Feb 2, 2010 at 2:08 pm #1254775
Companion forum thread to:Feb 2, 2010 at 3:29 pm #1569000
It would be helpful if you labeled the output vs. time chart with which battery is which line, rather than just "column 1, column 2, etc."Feb 2, 2010 at 3:44 pm #1569010
It looks as though the link above is to the draft article.
The graph has been fixed in the final. Let's see if I can link to it here (coding NOT a personal talent):
[Later that same minute.]
Okay, that didn't work. I don't know what's going on but rest assured there's a correct version that we need to resurrect. Sorry for the confusion!
In the meantime, here are the settings for your decoder ring:
B: XP2 Alkaline
C: XP2 Lithium
D: XP2 NiMH
F: Plus2 Alkaline
G: Plus2 NiMHFeb 2, 2010 at 4:16 pm #1569024
@adrianbLocale: Auckland, New Zealand
Still not waterproof: fail (IPX4 is listed under 'good'?!). Still not regulated: fail.Feb 2, 2010 at 5:07 pm #1569051
Outstanding review! I especially like the spot images which give a good comparison.
The plot looks a little suspicious; are the Plus2 NiMH and alkaline curves perhaps swapped? I would have expected the alkaline curve to fall off slowly for both units, rather than the 'plateau + drop-off' of the NiMH's.Feb 2, 2010 at 6:57 pm #1569114
Thanks Daniel, and good eye!
Yes, I mixed the last two items and have sent a corrected graphic to my friendly fixer-upper for replacement. In the meantime I've corrected the decoder ring list above to reflect the correct legend sequence.
My apologies for the mixup!
RickFeb 2, 2010 at 7:11 pm #1569123
@johnbrown2005Locale: Portland, OR
Thanks for the review. I tried the XP2 and found the light spilling from the housing distracting, and I don't wear glasses. Also couldn't believe there's no gasket around batteries.
The new EOS with a Rebel LED has a more useful beampattern than the old EOS, and the Rebel LED does better at color rendition, to my eyes. So I've gone that way, even though I'd love to have the red, and the diffuser of the XP2.
My 2 cents…Feb 2, 2010 at 7:16 pm #1569127
Very nice job on this article. I love the graph you have in there. Who would have thought I would enjoy reading about headlamps so much. :)Feb 2, 2010 at 10:12 pm #1569181
ARGH. That graph gave me fits (not Rick's fault – I didn't realize it until too late). A fresh one that's all spiffed up (thanks Rick!) is now locked and loaded. Thanks all, and sorry about that!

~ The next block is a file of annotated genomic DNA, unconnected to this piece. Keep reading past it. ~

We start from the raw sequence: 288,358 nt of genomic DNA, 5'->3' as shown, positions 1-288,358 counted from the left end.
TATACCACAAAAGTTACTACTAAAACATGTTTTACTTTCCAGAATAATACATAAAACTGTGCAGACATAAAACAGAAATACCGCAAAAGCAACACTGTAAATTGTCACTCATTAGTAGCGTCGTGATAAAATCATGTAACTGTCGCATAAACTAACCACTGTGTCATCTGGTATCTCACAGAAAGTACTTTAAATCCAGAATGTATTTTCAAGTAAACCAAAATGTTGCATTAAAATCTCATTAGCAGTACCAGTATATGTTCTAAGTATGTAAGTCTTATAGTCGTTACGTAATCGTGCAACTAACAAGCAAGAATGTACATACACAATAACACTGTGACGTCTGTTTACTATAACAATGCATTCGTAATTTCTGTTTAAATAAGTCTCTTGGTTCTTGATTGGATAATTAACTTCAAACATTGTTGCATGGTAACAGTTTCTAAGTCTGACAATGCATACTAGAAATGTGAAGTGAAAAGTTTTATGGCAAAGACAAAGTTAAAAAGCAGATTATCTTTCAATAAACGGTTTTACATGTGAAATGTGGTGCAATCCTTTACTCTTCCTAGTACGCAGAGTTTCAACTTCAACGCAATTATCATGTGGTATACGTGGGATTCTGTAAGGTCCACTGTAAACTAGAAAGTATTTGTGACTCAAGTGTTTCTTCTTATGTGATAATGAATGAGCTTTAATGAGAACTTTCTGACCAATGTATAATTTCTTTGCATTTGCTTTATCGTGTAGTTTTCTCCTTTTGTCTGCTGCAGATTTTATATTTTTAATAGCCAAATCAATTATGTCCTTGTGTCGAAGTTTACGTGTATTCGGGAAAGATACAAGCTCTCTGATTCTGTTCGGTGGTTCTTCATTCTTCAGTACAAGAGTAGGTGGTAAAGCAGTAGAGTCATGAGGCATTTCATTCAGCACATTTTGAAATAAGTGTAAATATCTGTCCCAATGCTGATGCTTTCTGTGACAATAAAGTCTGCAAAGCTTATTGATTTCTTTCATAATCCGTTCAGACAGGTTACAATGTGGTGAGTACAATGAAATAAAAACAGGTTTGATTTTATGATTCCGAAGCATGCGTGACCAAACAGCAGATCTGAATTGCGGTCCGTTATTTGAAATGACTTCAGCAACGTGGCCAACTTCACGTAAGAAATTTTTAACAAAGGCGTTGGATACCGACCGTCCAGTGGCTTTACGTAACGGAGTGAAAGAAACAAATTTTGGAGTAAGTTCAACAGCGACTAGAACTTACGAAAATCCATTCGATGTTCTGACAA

AddieFeb 3, 2010 at 1:56 am #1569198
@oystersLocale: South Australia
Good job Rick.
Flashy mode: there are other uses for it. When cycle commuting or touring at night, I wear a headtorch in flash mode. Its great for directing flashes exactly where you want them to make sure motorists don't squish you. The side clear windows would help in motorists from seeing cyclists from the side-always a good thing.
I reckon this might be my next headtorch for cycling-my mammut one is crap (flash mode is in S-O-S format, so useless) and my Myo XP Belt is just overkill and I'm sick of the cord. With the new LEDs I'm guessing this is probably just as bright as that anyway :)
Red will be good for stealth camping :)
AdamFeb 3, 2010 at 2:10 am #1569201
@al_t-tudeLocale: High Sierra and CA Central Coast
I used my XP extensively for climbing, trail running and camping for close to 2 years and was very pleased with it's performance and features.
I've now used the new XP2 similarly for 6 months and find it to be an improvement in most every way over the already excellent performance of the earlier model.
I do agree with some of the deficiencies listed in the article: lack of battery case sealing and beam intensity memory. The article also alludes to the inability to angle upwards. This can be occasionally annoying in camp, but on the trail, it's a major weakness compared to the XP.
When walking and especially when running, it is essential for speed and safety to get the lamp away from one's eyes (off the head) so that the beam can shine from a different angle than the viewing angle of the eyes. This allows the eyes to see shadows created by anywhere from minute to large terrain features. Hand holding the light at hip level works only if hands are not otherwise occupied (carrying poles or bracing falls).
The Petzl ADAPT system allowes my XP to easily clip to my waist to hike/run hands free. Unfortunately, the XP2 does not point high enough to be of use in this mode and must be hand carried. Turning upside down does not solve the problem.